Most patients experience significant distress after they are diagnosed with cancer. This distress not only erodes quality of life, but can also negatively affect the course of the disease and the patient's ability to tolerate treatment.
Yet, few patients with cancer receive psychological support. A prospective study shows that a web-based stress management program can relieve distress and markedly improve quality of life for patients.
The study will be featured in a press briefing today and presented at the 2017 American Society of Clinical Oncology (ASCO) Annual Meeting.
"Delivery of psychological support to patients at this early time in the course of their cancer care is hampered with lack of accessibility, time, and resources on both the patient's and the provider's side," said lead study author Viviane Hess, MD, a medical oncologist at the University Hospital of Basel in Basel, Switzerland. "With this online intervention, we aim to close this gap."
About the Intervention
The STREAM intervention is an eight-week, web-based stress management program developed by oncologists and psychologists. The intervention is based upon well-established cognitive behavior approaches used in face-to-face psychotherapy. It covers eight different topics, such as bodily reaction to stress, cognitive stress reduction, feelings, and social interactions. For each weekly topic, participants received written and audio information and then completed exercises and questionnaires.
Psychologists reviewed patients' progress weekly and provided personalized, written guidance and support through a secure online portal. The psychologists were all based in Basel, but patients were located in Germany, Switzerland, and Austria. The patients also had the opportunity to write to the psychologists directly through the online program.
This remote therapy model known as "therapist-guided online intervention" is fairly new, although it is already becoming a standard approach for certain psychological disorders such as anxiety, and it appears to be as effective as traditional face-to-face therapy, according to the authors. It is less time consuming for the therapist and more convenient for patients, particularly at the time they are handling many other medical appointments following a diagnosis of cancer.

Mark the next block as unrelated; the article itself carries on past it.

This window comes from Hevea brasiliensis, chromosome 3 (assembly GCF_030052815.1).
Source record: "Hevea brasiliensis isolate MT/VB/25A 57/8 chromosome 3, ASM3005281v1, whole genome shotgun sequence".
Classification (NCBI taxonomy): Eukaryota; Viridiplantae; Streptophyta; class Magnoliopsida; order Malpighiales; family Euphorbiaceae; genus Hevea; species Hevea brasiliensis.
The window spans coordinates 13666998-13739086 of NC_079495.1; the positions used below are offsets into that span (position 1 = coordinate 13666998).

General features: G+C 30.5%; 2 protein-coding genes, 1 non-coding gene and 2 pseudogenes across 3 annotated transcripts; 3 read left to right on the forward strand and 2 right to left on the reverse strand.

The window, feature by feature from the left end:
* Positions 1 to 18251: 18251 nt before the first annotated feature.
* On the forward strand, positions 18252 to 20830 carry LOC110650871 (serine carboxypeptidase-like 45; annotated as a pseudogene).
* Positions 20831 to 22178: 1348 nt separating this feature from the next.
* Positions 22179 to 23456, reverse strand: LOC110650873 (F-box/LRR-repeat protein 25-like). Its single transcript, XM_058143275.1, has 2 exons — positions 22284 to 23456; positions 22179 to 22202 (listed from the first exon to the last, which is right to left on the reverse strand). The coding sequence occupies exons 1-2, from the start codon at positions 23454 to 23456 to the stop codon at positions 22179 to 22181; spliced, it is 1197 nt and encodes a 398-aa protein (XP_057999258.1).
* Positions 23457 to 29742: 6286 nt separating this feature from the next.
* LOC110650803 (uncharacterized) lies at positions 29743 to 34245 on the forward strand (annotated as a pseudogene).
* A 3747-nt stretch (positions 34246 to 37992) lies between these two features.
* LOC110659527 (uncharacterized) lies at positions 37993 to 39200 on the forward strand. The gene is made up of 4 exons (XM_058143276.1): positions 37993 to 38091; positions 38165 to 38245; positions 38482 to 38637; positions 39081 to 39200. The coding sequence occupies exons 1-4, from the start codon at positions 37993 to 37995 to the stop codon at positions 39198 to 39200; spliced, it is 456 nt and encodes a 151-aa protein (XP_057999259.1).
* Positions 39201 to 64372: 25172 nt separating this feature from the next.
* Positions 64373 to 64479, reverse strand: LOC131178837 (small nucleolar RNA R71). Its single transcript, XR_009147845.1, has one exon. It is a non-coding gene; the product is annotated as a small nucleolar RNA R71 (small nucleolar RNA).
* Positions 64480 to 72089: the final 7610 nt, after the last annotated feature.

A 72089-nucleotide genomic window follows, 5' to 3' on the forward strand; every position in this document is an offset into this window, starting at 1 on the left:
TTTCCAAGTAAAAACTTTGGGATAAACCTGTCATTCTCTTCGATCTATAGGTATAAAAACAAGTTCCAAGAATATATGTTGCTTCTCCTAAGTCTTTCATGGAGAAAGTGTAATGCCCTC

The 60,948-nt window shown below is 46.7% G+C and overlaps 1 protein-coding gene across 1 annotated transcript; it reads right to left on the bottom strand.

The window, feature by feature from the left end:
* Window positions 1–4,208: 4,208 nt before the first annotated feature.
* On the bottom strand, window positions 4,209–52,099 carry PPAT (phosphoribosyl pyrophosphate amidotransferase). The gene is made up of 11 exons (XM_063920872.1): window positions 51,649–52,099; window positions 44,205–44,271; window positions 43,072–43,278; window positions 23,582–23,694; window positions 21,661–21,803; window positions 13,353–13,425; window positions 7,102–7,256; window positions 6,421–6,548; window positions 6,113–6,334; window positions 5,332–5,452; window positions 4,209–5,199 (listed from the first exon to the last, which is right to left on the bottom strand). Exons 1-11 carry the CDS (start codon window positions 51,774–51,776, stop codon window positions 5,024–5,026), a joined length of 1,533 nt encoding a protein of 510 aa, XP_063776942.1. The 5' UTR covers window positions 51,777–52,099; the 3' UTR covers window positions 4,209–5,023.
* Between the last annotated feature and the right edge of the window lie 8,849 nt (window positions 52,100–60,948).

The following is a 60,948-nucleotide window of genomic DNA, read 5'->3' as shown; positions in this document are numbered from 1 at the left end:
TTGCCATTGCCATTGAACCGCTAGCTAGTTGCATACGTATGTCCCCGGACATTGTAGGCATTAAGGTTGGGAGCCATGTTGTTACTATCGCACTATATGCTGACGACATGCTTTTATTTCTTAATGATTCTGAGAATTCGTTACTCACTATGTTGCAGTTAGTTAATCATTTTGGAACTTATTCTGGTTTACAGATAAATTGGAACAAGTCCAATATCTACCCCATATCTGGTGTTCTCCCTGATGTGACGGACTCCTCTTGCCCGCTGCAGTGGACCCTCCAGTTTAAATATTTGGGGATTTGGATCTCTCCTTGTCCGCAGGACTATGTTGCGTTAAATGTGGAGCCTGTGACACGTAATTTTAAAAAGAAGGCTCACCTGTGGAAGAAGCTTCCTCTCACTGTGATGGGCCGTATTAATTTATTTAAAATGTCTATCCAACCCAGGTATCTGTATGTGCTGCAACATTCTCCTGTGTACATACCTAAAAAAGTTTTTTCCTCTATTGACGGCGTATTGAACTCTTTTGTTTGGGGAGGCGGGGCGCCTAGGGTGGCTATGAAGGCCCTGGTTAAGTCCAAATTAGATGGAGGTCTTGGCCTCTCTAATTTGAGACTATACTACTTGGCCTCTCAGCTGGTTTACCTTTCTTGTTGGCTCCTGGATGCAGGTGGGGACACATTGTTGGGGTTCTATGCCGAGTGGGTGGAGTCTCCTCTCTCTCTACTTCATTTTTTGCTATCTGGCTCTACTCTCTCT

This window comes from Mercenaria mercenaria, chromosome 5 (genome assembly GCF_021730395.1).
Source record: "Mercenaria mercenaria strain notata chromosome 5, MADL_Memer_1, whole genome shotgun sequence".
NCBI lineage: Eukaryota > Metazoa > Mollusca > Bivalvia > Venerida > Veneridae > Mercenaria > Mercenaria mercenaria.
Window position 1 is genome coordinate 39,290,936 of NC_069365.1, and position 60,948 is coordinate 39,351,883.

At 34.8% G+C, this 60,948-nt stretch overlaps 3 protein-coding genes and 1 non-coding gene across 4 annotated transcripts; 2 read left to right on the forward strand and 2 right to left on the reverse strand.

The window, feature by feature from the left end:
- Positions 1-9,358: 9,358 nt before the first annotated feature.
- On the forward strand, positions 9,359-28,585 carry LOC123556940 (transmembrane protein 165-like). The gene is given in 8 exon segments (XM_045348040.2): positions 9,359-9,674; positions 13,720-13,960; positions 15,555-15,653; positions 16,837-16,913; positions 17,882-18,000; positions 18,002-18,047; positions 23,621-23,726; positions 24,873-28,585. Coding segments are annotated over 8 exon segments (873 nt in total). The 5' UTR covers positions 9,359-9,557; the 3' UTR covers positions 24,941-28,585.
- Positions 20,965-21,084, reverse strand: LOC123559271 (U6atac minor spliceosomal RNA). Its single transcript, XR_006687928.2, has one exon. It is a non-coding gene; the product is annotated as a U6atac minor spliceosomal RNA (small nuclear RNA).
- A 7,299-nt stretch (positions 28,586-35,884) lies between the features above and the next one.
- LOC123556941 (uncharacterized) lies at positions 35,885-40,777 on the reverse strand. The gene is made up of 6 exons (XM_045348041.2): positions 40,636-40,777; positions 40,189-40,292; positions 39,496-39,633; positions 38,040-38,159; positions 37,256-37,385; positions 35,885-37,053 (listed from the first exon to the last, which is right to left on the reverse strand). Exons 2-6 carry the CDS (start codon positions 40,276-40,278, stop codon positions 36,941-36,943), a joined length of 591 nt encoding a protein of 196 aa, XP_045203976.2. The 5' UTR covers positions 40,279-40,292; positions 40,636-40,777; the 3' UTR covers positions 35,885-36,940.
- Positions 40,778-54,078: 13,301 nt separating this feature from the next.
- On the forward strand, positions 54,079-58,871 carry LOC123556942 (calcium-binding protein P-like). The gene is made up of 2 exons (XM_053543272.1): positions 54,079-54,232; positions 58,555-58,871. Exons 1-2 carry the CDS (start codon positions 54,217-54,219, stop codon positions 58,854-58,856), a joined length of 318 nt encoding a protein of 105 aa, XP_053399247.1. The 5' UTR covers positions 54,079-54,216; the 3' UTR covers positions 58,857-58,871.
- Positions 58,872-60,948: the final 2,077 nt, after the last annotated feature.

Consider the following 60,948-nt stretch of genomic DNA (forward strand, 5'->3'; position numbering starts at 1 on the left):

"New technologies open new opportunities. With this intervention we can deliver much needed psychological support in the comfort of the patients' living rooms or other favorite Wi-Fi spots. It seems that patients and psychologists can still form a therapeutic bond through this online contact," said Dr. Hess.
About the Study
Within 12 weeks of starting cancer treatment, 129 patients were assigned to either the STREAM intervention group or the control group. The majority of participants were women with early-stage breast cancer, although the study also included patients with lung, ovarian, and gastrointestinal cancers, as well as those with lymphoma and melanoma.
In both groups, the researchers used validated scales to measure quality of life (FACIT-F), distress (DT), and anxiety/depression (HADS) at study entry and two months after the intervention. They predefined a nine-point difference in the FACIT-F score as a clinically meaningful improvement in quality of life. The DT scale is routinely used to screen for distress in patients with cancer. A score of 0-4 is considered low distress, whereas 5-10 is considered high distress. The control group did not receive psychological support during the first two months of enrolling in the study.
At two months, patients in the intervention group had a greater improvement in quality of life than patients in the control group ̶ the mean FACIT-F score increased by a mean of 8.59 points more in the intervention group than in the control group. The distress score decreased from 6 to 4 points in the intervention group but stayed the same (6 points) in the control group. There were no significant differences in anxiety or depression between the two groups.
The control group began STREAM after a two-month wait period. The researchers will report on the efficacy of such delayed intervention during the ASCO Annual Meeting.
To make this intervention accessible to more patients, the researchers have plans to translate it into other languages (it is currently available only in German) and develop online programs where psychologists can be trained to use it.
"I think online psychological support will be much more important in the years to come, as the digital generation reaches the age when they are at higher risk of cancer. For them, it will be natural to use such online tools and communicate without face-to-face interaction, and so now is the time to standardize and validate the tools," said Dr. Hess.